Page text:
Kenmore Mercy Hospital, faced with a sharp decrease in maternity patients and increasing costs for obstetrical services, will stop delivering babies later this summer.
"It takes a great deal to justify keeping obstetrics when demand is down, costs are up, losses are estimated at more than a $1 million and others offer the service," Bonnie A. Cotter, vice president of marketing and planning, said Tuesday. The 225-bed hospital on Elmwood Avenue in the Town of Tonawanda has provided obstetrics since it opened in 1951.
Sister Mary Joel, the hospital's chief executive officer, was unavailable to comment. In a written statement, she said the decision to close the obstetrical service was one of the most difficult ever made at Kenmore Mercy.
The 21-bed unit will close on Aug. 31. The hospital will seek permission from the state Health Department to use the beds temporarily for acute-care patients.
No employee layoffs are planned, but 23 full-time and 19 part-time staff members, most of them nurses, will be reassigned to other areas of the hospital, Mrs. Cotter said.
Kenmore Mercy was hurt by the cost of providing maternity services, which increased as demand decreased. Officials said the hospital lost $586,000 on obstetrics in 1989 and projected to lose more than $1.2 million this year.
In addition, Kenmore Mercy officials said the number of births there decreased 25 percent since 1985, when the unit delivered 832 babies. Deliveries declined to 668 in 1989 and were projected to dip to 620 this year.
Mrs. Cotter attributed the decrease in deliveries to a decrease in the number of women of childbearing age in the area the hospital serves -- primarily Kenmore, the Town of Tonawanda, North Buffalo and Black Rock/Riverside.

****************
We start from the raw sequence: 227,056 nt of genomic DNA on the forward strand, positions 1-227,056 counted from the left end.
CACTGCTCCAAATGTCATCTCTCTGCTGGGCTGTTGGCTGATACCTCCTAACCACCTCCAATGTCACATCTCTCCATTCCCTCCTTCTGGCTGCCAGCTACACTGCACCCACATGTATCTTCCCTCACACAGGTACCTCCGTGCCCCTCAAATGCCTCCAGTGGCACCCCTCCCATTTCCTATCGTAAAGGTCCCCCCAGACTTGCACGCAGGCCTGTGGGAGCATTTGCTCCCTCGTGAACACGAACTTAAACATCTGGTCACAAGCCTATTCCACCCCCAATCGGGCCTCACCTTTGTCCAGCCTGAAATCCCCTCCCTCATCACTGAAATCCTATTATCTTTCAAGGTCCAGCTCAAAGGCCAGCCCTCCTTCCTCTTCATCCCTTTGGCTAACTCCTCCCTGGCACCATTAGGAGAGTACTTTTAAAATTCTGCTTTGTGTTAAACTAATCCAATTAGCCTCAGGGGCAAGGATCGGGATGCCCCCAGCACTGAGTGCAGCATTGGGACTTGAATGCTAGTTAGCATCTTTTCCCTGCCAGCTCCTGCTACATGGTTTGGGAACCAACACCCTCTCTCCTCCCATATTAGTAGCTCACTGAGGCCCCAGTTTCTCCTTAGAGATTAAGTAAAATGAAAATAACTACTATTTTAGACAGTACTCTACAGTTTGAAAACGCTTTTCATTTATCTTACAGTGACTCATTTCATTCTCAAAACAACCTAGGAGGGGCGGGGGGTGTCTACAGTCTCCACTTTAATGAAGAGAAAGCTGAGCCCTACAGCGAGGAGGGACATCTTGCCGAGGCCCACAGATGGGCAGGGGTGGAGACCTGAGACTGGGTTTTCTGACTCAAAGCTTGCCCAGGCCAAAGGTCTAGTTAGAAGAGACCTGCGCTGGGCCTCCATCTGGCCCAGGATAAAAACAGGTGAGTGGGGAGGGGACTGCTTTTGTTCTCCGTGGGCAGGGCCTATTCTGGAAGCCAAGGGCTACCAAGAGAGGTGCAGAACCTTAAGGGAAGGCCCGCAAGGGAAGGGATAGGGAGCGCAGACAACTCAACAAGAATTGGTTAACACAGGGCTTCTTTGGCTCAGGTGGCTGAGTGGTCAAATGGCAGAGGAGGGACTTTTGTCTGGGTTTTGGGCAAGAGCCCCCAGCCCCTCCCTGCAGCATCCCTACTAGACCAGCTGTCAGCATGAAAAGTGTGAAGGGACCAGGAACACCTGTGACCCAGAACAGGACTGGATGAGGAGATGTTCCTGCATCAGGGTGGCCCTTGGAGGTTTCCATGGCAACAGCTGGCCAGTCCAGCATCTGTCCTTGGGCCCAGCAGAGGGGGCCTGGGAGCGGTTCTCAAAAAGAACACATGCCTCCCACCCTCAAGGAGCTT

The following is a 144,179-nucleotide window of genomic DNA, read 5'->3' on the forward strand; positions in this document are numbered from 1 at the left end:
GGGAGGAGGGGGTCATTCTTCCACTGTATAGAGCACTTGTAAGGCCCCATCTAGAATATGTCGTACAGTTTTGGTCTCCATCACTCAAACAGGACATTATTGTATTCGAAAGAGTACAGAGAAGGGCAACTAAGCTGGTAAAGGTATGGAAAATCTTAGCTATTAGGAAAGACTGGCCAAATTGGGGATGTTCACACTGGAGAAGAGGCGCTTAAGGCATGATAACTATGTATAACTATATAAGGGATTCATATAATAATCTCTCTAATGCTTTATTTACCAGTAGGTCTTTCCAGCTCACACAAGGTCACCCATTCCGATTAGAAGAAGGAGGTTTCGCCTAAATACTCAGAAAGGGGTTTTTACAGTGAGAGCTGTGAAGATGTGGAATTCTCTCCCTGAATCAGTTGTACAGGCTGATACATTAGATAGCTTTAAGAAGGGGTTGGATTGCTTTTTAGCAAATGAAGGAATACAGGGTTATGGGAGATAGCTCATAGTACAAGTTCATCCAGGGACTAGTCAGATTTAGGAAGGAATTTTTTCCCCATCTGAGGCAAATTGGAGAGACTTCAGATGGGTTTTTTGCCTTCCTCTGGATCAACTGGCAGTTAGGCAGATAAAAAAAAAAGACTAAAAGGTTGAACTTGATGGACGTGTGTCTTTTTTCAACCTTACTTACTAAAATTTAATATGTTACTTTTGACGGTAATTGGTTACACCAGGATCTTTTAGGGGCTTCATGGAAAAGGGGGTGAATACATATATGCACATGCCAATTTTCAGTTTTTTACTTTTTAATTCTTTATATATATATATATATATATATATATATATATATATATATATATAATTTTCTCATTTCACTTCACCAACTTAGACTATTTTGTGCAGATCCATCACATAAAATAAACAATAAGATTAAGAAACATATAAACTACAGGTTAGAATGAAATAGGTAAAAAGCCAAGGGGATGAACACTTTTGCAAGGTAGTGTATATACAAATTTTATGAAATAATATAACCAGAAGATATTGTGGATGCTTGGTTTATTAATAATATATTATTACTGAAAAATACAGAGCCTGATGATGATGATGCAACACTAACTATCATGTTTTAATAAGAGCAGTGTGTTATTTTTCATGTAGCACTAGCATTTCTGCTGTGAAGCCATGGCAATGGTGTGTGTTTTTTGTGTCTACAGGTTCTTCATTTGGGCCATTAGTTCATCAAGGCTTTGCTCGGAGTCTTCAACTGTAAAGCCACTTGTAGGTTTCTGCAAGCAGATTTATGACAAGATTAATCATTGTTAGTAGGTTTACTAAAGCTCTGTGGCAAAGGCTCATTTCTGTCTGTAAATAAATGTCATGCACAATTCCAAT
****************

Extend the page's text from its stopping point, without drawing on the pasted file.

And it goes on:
The same pattern has occurred throughout Erie County, where census statistics show decreases in all age groups except people 65 and older.
"We would keep getting a smaller piece of a smaller pie," Mrs. Cotter said.
"The demographics are changing in Erie County," said Mary McNamara Ward, director of planning for acute-care services at Western New York Health Systems Agency. "We are seeing decreases in the number of women you'd depend on for babies now and in the future."
"Kenmore Mercy's decision took us by surprise. I think we've seen the end of consolidation in this area," said Dr. Ward.
Kenmore Mercy's decision follows a trend in which such specialized services were concentrated in fewer hospitals.
Most recently, in April 1989, DeGraff Memorial Hospital in North Tonawanda closed its maternity unit. St. Joseph Hospital in Cheektowaga dropped its unit at the start of the decade. Six hospitals in Erie County now offer the service: Children's, Buffalo General, Mercy, Millard Fillmore Suburban, Sisters and Bertrand Chaffee.
The hospital maternity unit faced other problems. For instance, the average number of days a woman spends in a hospital to deliver a baby has decreased from about 3.2 days in the mid-1980s to three days and sometimes less. The faster turnover in beds forced hospitals to fill their beds more quickly to remain profitable, Dr. Ward said.